Both candidates, and the voters who elected them, represent an apex in an American political pragmatism that has had Europeans scratching their heads for nearly 200 years. In his 1840 work “Democracy in America,” Alexis de Tocqueville observed that Americans “tend to results without being bound to means, and to aim at the substance through the form.”
Almost 25 years later, in his 1863 essay “Life Without Principle,” Thoreau wrote that Americans “do not worship truth, but the reflection of truth.”
In the case of both Clinton and Trump, the voters were oblivious to or overlooked the character of each messenger because they either liked the message or believed the candidate had a better chance of winning the general election. The truth of the many allegations of ethical and legal lapses leveled against the candidates didn’t seem to matter.
Trump has pandered to the conservative base of the Republican Party, while Clinton has pandered to the progressive base of the Democratic Party. Yet Hillary Clinton is no more a principled progressive than Donald Trump is a principled conservative.
The majority of principled progressives and conservatives rejected Trump and Clinton during the primary elections. So what do they do now that these two are the only “viable” options? The answer is that any option that requires you to compromise your principles is not a “viable” option.
Voters should not be expected to engage in a gymnastic cost-benefit analysis to determine which candidate is the lesser of two evils. Voting for a candidate is an endorsement of that candidate, and the voter bears some small measure of responsibility for the conduct of the candidates they elect into office.
Citizens should not feel their integrity has been compromised after exiting the voting booth. Which is why principled voters, who don’t find a viable option in either of the two major party candidates, might consider a third option when they enter the voting booth in November.


CLINTON VS. TRUMP: POLITICS WITHOUT PRINCIPLE

What does it say about our political process, and the judgment of the American electorate, that the likely nominees of the two major political parties are both facing legal actions involving serious allegations of malfeasance?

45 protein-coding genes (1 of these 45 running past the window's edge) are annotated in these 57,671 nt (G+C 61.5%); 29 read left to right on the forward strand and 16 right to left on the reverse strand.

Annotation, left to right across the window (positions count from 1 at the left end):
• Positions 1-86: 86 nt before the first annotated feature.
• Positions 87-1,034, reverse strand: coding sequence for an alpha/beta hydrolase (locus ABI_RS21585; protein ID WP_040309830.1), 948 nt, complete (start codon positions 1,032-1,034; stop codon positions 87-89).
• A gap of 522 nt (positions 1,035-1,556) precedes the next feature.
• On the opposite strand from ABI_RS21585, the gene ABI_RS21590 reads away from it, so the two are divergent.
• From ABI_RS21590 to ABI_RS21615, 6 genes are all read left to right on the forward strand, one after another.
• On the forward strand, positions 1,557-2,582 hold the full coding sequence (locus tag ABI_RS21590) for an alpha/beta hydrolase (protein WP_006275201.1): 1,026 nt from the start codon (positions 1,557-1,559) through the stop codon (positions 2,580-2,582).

Donald Trump, the presumptive nominee of the Republican Party, is facing three separate class action lawsuits alleging fraud in the operation of Trump University. The lawsuits involve claims that the “university” defrauded as many as 5,000 people out of $35,000 in tuition fees for a series of real estate seminars.
Hillary Clinton, the likely nominee of the Democratic Party, has campaigned under the cloud of a pending FBI criminal investigation into violations of the Espionage Act. She is accused of mishandling classified information during her tenure as secretary of state. The investigation followed allegations that she used a private home-based email server for official business with the purpose of circumventing U.S. transparency laws. Recent news reports have alleged that the FBI probe has now expanded into a public corruption investigation of foreign government donations to the nonprofit Clinton Foundation.
These legal difficulties are not isolated incidents. Nor do they reflect aberrations in the candidates’ characters. Both Clinton and Trump have long, well-documented, scandal-ridden histories. Collectively, they have more baggage than Samsonite.
It’s not as if the voters didn’t have a choice of other, scandal-free candidates who ran campaigns based on core ideological principles. Bernie Sanders continues to win elections as the Democratic Party’s delegate rules keep the nomination just out of reach. Yet the voters appear to have chosen Trump and Clinton, one of whom will be the next president of the United States.
Both candidates, and the voters who elected them, represent an apex in an American political pragmatism that has had Europeans scratching their heads for nearly 200 years. In his 1840 work “Democracy in America,” Alexis de Tocqueville observed that Americans “tend to results without being bound to means, and to aim at the substance through the form.”
Almost 25 years later, in his 1863 essay “Life Without Principle,” Thoreau wrote that Americans “do not worship truth, but the reflection of truth.”
In the case of both Clinton and Trump, the voters were oblivious to or overlooked the character of each messenger because they either liked the message or believed the candidate had a better chance of winning the general election. The truth of the many allegations of ethical and legal lapses leveled against the candidates didn’t seem to matter.
Trump has pandered to the conservative base of the Republican Party, while Clinton has pandered to the progressive base of the Democratic Party. Yet Hillary Clinton is no more a principled progressive than Donald Trump is a principled conservative.
The majority of principled progressives and conservatives rejected Trump and Clinton during the primary elections. So what do they do now that these two are the only “viable” options? The answer is that any option that requires you to compromise your principles is not a “viable” option.
Voters should not be expected to engage in a gymnastic cost-benefit analysis to determine which candidate is the lesser of two evils. Voting for a candidate is an endorsement of that candidate, and the voter bears some small measure of responsibility for the conduct of the candidates they elect into office.
Citizens should not feel their integrity has been compromised after exiting the voting booth. Which is why principled voters, who don’t find a viable option in either of the two major party candidates, might consider a third option when they enter the voting booth in November.